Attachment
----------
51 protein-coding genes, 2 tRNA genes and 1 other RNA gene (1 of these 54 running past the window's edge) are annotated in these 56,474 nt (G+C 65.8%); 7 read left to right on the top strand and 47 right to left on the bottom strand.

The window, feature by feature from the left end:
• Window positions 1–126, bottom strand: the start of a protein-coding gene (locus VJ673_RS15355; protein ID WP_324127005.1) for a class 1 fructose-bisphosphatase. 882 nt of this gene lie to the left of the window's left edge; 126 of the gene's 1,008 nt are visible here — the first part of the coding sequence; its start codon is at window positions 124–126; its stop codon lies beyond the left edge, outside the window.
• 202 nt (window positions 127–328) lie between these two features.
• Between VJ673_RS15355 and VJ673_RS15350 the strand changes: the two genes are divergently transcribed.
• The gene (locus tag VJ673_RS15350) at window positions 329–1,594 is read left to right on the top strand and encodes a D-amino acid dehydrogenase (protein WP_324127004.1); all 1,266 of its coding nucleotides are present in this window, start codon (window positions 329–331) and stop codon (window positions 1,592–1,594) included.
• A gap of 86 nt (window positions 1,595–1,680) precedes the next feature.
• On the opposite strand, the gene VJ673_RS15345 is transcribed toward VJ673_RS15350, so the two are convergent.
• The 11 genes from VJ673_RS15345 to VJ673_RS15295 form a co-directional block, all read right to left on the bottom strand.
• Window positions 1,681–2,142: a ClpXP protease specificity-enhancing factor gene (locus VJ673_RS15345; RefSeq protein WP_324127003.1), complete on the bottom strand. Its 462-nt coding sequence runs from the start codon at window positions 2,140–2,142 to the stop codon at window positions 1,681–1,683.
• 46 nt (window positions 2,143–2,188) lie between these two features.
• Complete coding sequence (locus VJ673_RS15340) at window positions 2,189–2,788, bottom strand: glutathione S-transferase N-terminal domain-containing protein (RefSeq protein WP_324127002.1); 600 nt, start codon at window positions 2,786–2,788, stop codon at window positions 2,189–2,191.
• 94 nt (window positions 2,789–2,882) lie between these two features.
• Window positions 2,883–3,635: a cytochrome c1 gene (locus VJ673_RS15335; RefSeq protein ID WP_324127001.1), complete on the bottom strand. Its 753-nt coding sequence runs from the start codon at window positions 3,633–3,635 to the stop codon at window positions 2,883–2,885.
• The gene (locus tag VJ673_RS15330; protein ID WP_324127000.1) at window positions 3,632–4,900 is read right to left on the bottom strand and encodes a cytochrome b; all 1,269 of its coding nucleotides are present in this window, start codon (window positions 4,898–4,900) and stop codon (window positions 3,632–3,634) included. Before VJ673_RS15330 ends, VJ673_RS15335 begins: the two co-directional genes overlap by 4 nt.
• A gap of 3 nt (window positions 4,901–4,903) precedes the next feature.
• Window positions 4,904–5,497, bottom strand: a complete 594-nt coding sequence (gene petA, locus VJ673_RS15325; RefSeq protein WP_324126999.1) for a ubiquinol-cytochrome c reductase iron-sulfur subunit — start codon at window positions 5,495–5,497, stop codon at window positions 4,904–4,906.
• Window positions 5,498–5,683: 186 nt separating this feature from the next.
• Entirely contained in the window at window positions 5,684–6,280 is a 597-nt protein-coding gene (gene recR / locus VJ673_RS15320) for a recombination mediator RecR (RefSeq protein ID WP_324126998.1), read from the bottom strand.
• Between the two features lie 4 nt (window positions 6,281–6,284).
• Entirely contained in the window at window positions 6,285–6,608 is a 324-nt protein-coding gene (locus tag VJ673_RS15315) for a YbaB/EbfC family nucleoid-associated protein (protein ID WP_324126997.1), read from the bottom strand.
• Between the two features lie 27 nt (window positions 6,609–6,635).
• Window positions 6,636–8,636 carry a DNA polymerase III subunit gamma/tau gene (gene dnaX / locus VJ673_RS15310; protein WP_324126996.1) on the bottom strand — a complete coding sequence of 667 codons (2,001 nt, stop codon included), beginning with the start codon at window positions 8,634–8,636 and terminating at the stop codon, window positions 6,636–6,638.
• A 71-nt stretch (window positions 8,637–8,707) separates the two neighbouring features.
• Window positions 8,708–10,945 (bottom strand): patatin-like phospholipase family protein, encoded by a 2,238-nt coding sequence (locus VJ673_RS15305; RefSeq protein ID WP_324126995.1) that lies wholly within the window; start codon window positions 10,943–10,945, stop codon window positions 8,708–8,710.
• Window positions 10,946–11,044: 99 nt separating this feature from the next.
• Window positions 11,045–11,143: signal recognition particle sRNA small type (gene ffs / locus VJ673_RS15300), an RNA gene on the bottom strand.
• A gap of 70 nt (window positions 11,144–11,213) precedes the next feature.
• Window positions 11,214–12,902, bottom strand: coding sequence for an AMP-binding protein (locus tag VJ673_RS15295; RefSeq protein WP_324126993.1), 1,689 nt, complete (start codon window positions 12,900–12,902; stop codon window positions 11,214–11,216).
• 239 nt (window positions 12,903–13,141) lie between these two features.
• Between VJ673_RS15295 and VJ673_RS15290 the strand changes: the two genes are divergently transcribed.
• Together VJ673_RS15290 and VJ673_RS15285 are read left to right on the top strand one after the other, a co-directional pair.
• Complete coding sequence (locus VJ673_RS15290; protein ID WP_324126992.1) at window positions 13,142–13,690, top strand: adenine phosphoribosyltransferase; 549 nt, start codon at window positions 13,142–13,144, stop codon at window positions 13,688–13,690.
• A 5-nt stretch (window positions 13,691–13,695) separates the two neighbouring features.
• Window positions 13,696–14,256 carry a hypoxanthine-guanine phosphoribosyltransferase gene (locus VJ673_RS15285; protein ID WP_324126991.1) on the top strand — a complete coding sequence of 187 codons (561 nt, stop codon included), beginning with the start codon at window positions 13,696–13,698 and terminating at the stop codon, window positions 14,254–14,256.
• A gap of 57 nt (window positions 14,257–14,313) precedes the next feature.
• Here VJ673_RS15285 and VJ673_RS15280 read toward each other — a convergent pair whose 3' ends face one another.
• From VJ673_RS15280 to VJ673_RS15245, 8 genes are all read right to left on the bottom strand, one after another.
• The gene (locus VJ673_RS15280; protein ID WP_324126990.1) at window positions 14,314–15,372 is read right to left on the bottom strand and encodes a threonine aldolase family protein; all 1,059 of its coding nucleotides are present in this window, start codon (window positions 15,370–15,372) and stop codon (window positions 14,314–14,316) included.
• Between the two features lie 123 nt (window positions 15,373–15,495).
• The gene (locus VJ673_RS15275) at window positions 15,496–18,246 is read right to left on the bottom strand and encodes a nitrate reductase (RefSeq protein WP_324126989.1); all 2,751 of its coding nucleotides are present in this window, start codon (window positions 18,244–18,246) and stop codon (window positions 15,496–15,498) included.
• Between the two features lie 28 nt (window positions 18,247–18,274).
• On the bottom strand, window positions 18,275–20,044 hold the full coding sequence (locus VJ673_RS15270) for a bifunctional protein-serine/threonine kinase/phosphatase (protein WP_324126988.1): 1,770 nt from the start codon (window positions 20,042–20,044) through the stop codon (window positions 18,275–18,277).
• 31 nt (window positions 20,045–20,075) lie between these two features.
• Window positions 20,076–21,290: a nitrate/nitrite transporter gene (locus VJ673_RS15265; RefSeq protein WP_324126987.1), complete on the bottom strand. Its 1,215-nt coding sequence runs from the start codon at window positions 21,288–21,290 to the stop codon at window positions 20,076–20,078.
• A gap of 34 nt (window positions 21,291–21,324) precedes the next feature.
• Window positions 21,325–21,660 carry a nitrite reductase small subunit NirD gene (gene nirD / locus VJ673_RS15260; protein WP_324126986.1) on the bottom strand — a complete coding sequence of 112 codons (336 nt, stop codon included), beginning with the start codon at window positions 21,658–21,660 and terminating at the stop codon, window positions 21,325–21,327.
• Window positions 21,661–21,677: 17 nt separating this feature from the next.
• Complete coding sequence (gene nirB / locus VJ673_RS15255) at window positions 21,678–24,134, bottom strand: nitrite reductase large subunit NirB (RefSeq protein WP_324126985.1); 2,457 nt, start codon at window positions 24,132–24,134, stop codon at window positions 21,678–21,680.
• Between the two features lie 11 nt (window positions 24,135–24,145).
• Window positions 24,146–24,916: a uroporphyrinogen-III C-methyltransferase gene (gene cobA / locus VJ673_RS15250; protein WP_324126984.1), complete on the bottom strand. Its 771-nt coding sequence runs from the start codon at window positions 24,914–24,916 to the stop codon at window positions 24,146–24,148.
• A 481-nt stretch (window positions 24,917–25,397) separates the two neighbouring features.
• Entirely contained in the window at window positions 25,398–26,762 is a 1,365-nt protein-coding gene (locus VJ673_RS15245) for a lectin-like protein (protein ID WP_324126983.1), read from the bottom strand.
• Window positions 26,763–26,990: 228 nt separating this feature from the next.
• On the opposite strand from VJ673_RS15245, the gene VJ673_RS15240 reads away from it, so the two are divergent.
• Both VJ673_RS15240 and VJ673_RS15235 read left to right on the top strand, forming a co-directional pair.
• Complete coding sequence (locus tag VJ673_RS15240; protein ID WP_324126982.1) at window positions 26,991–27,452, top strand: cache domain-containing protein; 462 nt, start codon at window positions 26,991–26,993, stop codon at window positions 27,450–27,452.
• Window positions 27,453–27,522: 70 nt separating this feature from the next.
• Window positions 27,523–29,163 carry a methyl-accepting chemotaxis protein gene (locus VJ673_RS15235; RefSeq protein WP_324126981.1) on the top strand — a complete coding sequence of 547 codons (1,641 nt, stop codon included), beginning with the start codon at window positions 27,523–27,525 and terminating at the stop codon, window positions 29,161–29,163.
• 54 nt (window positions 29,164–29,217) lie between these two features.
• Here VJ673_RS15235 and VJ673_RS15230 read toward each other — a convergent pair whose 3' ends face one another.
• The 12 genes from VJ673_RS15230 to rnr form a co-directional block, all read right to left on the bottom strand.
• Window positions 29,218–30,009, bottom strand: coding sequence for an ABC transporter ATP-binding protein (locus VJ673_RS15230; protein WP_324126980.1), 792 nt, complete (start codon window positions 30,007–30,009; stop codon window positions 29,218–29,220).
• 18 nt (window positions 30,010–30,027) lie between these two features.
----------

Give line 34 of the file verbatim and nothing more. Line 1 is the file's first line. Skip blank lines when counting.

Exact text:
• A 5-nt stretch (window positions 13,691–13,695) separates the two neighbouring features.